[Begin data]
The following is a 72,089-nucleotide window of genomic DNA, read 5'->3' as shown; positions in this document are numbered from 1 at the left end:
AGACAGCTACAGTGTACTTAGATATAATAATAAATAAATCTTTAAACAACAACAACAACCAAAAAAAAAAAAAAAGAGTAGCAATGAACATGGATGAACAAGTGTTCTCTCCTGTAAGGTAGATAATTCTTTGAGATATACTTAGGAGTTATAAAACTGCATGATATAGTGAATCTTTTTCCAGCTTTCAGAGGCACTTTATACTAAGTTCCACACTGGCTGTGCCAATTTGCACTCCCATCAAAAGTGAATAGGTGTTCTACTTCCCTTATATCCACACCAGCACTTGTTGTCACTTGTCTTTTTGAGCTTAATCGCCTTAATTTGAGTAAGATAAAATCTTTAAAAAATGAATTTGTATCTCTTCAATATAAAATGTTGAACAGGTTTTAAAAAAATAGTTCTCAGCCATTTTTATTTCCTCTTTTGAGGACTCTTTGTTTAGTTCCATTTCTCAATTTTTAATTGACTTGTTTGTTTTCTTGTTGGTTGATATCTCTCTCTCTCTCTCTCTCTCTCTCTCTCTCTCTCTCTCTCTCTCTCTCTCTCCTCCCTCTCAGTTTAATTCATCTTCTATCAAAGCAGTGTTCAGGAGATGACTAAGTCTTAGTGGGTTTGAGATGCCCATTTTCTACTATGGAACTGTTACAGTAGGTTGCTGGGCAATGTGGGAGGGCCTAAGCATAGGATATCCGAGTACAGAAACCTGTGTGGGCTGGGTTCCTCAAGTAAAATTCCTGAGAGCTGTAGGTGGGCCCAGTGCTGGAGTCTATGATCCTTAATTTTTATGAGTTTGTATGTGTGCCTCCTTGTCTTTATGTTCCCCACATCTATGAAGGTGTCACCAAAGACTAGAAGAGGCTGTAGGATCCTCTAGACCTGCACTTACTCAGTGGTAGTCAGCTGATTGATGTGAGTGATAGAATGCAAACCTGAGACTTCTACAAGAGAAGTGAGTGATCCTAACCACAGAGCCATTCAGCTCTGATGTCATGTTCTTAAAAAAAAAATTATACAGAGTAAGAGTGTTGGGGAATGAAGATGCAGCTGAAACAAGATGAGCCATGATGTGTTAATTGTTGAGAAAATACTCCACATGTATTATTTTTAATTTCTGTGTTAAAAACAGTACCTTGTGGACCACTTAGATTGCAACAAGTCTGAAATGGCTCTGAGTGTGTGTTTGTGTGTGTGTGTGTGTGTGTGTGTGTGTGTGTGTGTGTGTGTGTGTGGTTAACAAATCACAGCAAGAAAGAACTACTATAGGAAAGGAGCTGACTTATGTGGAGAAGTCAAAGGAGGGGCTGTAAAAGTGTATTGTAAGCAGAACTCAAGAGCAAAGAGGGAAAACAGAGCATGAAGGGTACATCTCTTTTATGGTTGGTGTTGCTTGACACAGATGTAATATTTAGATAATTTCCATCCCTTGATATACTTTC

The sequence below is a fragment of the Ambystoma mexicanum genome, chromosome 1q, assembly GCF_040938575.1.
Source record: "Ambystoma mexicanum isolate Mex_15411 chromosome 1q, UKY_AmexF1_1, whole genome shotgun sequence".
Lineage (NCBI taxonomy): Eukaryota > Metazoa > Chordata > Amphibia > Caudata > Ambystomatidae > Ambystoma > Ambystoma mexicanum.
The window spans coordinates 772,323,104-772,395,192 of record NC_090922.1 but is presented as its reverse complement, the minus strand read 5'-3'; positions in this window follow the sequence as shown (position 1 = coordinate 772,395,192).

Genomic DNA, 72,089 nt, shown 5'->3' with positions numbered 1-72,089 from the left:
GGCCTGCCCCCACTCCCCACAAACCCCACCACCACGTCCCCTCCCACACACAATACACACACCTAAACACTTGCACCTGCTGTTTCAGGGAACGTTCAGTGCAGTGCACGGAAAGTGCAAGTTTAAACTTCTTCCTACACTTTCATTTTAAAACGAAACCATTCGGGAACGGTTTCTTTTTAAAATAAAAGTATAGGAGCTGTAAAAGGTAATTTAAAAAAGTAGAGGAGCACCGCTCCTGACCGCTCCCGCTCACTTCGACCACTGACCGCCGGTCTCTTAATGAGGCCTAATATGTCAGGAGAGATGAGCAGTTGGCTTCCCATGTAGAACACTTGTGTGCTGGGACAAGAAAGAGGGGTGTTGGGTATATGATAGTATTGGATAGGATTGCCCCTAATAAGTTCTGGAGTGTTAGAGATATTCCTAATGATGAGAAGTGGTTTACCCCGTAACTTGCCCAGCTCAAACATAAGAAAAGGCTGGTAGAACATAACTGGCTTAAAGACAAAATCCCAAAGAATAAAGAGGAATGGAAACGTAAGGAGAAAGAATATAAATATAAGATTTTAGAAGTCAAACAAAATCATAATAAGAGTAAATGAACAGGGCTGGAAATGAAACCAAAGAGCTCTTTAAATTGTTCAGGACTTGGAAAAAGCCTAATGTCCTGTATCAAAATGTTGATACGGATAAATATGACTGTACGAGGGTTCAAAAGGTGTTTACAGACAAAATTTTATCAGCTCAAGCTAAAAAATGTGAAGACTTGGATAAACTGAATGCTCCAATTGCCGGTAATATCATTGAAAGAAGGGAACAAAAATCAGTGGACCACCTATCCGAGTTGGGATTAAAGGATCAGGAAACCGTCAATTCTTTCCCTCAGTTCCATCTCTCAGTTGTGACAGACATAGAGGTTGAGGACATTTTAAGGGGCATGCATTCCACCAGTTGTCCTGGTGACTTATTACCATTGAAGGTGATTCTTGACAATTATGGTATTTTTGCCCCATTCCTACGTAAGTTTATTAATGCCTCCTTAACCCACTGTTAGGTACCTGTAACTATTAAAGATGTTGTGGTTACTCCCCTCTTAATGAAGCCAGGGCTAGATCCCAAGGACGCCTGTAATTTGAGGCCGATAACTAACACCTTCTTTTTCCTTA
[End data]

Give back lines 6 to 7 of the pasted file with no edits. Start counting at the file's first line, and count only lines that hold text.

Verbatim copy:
The window spans coordinates 772,323,104-772,395,192 of record NC_090922.1 but is presented as its reverse complement, the minus strand read 5'-3'; positions in this window follow the sequence as shown (position 1 = coordinate 772,395,192).

Genomic DNA, 72,089 nt, shown 5'->3' with positions numbered 1-72,089 from the left: